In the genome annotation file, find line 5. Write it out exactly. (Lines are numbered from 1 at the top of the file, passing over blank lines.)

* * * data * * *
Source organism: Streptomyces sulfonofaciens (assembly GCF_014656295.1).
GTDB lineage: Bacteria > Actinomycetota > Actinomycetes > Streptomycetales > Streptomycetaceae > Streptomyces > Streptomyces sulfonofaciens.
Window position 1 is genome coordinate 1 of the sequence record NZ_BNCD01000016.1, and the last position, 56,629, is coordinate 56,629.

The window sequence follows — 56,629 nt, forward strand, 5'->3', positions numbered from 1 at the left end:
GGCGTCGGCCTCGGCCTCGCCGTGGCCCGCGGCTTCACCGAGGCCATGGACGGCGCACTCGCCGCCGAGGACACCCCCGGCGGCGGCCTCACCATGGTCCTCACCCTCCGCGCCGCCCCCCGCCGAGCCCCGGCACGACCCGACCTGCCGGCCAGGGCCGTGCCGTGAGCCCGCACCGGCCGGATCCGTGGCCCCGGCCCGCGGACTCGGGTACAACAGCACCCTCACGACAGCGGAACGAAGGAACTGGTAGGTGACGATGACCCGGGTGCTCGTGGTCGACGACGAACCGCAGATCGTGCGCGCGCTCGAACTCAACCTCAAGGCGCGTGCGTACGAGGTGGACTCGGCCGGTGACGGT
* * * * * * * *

GGCGTCGGCCTCGGCCTCGCCGTGGCCCGCGGCTTCACCGAGGCCATGGACGGCGCACTCGCCGCCGAGGACACCCCCGGCGGCGGCCTCACCATGGTCCTCACCCTCCGCGCCGCCCCCCGCCGAGCCCCGGCACGACCCGACCTGCCGGCCAGGGCCGTGCCGTGAGCCCGCACCGGCCGGATCCGTGGCCCCGGCCCGCGGACTCGGGTACAACAGCACCCTCACGACAGCGGAACGAAGGAACTGGTAGGTGACGATGACCCGGGTGCTCGTGGTCGACGACGAACCGCAGATCGTGCGCGCGCTCGAACTCAACCTCAAGGCGCGTGCGTACGAGGTGGACTCGGCCGGTGACGGT